Todd Stitzer, the chief executive of Cadbury, is likely to pick up £12 million (Dh71.87m) in cash and shares from the chocolate maker's £11.9 billion sale to the US food giant Kraft. The deal will also see an army of business advisers pocket fees of £250m, a report in the British newspaper The Guardian revealed.
News of Mr Stitzer's bumper payday came just hours after Cadbury workers reacted angrily to the sale of the British High Street icon to a major US company. "The scale of the payments for Todd Stitzer contrasts sharply with the uncertainty faced by thousands of Cadbury factory workers, after the group's chairman Roger Carr admitted he had put shareholders first and job losses were inevitable," The Guardian reported.
"Investment bankers, lawyers, accountants and PR advisers racked up fees at a rate of more than £2m a day during the battle for control of Cadbury in the latest sign that it is business as usual in the City [of London], barely 15 months after the fall of Lehman Brothers brought the financial system to the brink of collapse." For staff at Cadbury's sprawling Bournville site outside the city of Birmingham, England, the mood was grim as they lamented the decision that a beloved national brand was falling into US hands.
"Hang your heads in shame", read one banner, capturing a feeling at the company's home that patriotic pride as well as future prospects for staff were at stake after Kraft's takeover bid was approved by Cadbury. "It is history, and what is England without its history?" asked Janet Wright, 59, a machine operator, who started work at the factory when she was 15. But Mr Carr was unrepentant about the decision to sell Cadbury and its famous brands such as Diary Milk, Creme Eggs, Flake and the Crunchie bar to the maker of Oreo cookies.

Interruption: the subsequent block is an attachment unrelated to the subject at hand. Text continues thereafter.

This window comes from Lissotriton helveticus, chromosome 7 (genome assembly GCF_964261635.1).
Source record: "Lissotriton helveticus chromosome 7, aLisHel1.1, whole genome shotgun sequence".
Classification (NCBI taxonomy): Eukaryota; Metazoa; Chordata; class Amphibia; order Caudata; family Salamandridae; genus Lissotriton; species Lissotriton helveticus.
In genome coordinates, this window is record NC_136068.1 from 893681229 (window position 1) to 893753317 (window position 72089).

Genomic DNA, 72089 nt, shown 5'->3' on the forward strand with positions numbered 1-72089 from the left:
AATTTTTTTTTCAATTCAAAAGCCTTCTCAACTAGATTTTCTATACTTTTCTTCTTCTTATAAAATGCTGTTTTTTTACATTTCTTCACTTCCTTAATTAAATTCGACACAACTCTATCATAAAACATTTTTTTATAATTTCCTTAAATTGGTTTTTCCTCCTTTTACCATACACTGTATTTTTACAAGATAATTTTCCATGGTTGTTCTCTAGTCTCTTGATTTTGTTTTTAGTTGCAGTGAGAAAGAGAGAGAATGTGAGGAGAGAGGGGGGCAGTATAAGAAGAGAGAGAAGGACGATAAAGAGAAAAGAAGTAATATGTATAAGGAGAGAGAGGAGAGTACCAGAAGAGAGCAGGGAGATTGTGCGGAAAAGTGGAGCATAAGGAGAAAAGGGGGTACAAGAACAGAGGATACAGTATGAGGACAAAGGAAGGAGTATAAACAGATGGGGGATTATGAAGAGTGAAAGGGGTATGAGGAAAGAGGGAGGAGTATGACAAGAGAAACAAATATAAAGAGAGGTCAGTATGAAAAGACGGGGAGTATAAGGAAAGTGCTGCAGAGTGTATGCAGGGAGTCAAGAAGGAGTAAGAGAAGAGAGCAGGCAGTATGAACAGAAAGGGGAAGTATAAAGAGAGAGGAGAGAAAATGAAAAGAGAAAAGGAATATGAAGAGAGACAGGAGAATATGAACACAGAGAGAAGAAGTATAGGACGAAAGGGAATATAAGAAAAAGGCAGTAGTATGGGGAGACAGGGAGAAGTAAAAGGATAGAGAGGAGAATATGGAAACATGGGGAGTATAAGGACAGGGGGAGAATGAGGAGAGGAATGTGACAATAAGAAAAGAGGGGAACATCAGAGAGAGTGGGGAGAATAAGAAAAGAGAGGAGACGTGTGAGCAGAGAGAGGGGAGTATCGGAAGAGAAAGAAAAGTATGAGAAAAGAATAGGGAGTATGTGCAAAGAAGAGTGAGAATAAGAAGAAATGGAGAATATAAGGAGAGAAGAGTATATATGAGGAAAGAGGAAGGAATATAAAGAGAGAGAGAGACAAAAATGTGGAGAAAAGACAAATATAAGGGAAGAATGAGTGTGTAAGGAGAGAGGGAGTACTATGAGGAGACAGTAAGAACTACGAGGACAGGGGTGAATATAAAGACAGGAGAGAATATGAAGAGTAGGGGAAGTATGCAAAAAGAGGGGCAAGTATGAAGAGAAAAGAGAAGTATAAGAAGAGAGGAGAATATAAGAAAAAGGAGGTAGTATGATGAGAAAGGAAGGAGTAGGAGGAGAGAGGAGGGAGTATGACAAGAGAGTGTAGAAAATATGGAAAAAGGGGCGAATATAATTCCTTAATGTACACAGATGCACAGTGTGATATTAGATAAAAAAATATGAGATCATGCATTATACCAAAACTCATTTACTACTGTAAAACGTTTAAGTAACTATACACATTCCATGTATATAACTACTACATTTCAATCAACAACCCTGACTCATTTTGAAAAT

"We have done nothing wrong," Mr Carr told The Guardian. "We have done the role that is required of us. We don't own the company, the shareholders own the company and the board has a fiduciary duty [to recommend an offer] when appropriate value has been paid." But the £11.9bn deal has raised fears that jobs will be cut at Cadbury factories in the UK and Ireland. Gordon Brown, the UK prime minister, has pledged to protect investment and workers' rights, illustrating the political sensitivity of the takeover in an election year for British voters.
"We are determined that the levels of investment that take place in Cadbury in the United Kingdom are maintained," he said. "We are determined that at a time when people are worried about jobs that jobs in Cadbury can be secured." The chocolate maker has been in Bournville since 1879 and the sense of community remains strong there, compounding the disappointment felt by the workforce. About 2,500 staff work at the complex, which consists of sturdy 19th-century brick buildings, monolithic structures in the style of the 1930s and square blocks reminiscent of the 1960s stretching as far as the eye can see and reflecting the company's long history.
"It's not just about jobs, it's also about being British. It's the end of a great British company," said one woman, 51, who did not wish to give her name but said she had worked at the factory for 31 years and had met her husband there. The company's Quaker-inspired tradition of caring for staff, established by its founders, is still in evidence despite the family retreating from the day-to-day running of the business.
Bournville has a dentist, chiropodist, swimming pool and pensioners' club, and a clock tower stands over a war memorial decorated with poppies paying tribute to dozens of Cadbury workers who died in the two world wars. Some workers live in company houses at discounted rents, and when the supermarket chain Tesco opened a store there it was barred for a time from selling alcohol. Myriam Jordan, 82, who worked for Cadbury for 15 years, as did her father-in-law for 46 years, still receives a free Cadbury parcel at Christmas and a free trip every year. "It adds a bitter taste having an American company buy Cadbury's," she said, returning from the pensioners' club.
But some felt the great Quaker tradition had disappeared over the years, with diminishing pension and pay packages. "They set up a great legacy but all that has gone," said Pete, 48, who declined to give his second name. He had worked in production for 17 years. He, too, was despondent about the probable takeover. "Better the devil you know," he said. * with Reuters